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November 19, 2008
CCK08 Is Connectivism a Learning Network?
Longish and well-considered discussion of connectivism from the perspective of offering a critique. Most of it makes sense, but this puzzles me: "I cannot understand why that more established theory that uses 'symmetric analysis', namely Actor-Network Theory, has not been referenced, if only to say why it is/is not relevant." As George Roberts says, "Actor network theory is not particularly a theory of education or learning, but of social action." And as Ed Webb says, in the comments, connectivism makes "bolder assertions about the nature of learning as a neurological phenomenon" and "is a would-be insurgent discourse, a normative position describing what could be."
And when Bell asks, "What troubles me is when the biological metaphor is translated into networks of people and things," my response is that it's not a metaphor. In my own case at least (and probably George's as well) the theory is that the same principles apply in both the biological and the social domains. Now, does ANT inform this? Probably. And when I get the chance, I will educate myself in sociology so I have the basis to comment. Until then, I have to rely on people who are well versed in social theory to tell me how ANT is similar, rather than to have them simply complain that I haven't considered it. And this applies, not just to ANT, but to discourse about 'why we have not included such-and-such' in general. Frances Bell, Frances Bell's Blog, November 19, 2008 [Link] [Tags: none] [Comment]
La Tendencia Del Nuevo Cambio Social Es Coordinar En Lugar de Administrar
Link (in Spanish) describing my participation in Second Life Spain on Monday as part of the course. The link contains two short videos I recorded for the prsentation (English, with Spanish subtitles). Dolors Capdet, e-Learning 2.0, November 19, 2008 [Link] [Tags: none] [Comment]
Fostering Learning in the Networked World
The content of this report by NSF will likely be familiar to most CCK08 participants, but it's a good framework for making sense of how networked technologies are influencing learning. The report's strength is the opening discussion of "how we got here". The subsequent responses are focused on science education, but the discussions in chapter 4 on handling the data deluge are useful for any educator. NSF, , November 19, 2008 [Link] [Tags: none] [Comment]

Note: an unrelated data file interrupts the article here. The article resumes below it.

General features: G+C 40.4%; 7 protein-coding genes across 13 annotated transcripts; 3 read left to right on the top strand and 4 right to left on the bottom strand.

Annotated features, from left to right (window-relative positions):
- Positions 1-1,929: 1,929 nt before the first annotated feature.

CCK08: Click (Finally), As It All Makes Sense
Throughout CCK08, we've had varying levels of participation. Some weeks have seen a fair bit of discussions...others have been somewhat softer. It has been great to see people getting more involved in providing each other support - Stephen and I have tried to share our conceptual frameworks on connectivism, but a when learners provide support to peers, the experience is far more diverse as varying viewpoints contribute to greater prospect of resonance. When we make our learning transparent, we become teachers. Consider this succinct statement about the shift in learning and teaching: "It has to do with separating out the functions of the teacher as content expert on the one hand and facilitator on the other, so that process, thinking, and learning become central, not content delivery." ProfLL, , November 18, 2008 [Link] [Tags: none] [Comment]
Here's what course members from around the world had to say. Want to join the conversation? Login and submit your feed. Then put this at the beginning of your post: CCK08CCK08: Call for Peer Review November 19, 2008
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